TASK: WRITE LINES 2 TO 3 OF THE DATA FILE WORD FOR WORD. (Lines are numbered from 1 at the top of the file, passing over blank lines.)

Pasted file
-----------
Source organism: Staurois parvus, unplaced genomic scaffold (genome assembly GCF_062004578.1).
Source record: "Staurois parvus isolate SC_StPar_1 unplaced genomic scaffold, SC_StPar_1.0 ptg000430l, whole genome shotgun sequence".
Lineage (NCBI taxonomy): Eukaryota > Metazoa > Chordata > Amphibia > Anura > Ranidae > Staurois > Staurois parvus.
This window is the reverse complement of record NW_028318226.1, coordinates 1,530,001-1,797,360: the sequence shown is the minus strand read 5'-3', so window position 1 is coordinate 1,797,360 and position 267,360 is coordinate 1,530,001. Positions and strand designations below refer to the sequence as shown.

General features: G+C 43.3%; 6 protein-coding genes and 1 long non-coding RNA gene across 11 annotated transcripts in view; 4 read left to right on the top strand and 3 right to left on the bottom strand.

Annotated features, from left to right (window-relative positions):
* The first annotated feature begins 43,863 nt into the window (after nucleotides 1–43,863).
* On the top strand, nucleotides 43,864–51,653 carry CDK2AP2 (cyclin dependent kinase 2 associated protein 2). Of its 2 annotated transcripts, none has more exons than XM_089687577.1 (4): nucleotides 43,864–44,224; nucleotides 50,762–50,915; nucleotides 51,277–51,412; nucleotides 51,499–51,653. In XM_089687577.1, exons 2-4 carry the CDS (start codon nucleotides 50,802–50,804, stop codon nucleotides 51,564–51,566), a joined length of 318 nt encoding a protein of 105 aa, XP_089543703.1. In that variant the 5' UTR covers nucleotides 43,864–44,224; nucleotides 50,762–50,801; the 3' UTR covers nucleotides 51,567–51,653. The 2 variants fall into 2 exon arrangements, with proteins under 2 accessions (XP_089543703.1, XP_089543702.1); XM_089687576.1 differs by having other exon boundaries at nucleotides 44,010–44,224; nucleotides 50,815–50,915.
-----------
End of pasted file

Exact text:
Source record: "Staurois parvus isolate SC_StPar_1 unplaced genomic scaffold, SC_StPar_1.0 ptg000430l, whole genome shotgun sequence".
Lineage (NCBI taxonomy): Eukaryota > Metazoa > Chordata > Amphibia > Anura > Ranidae > Staurois > Staurois parvus.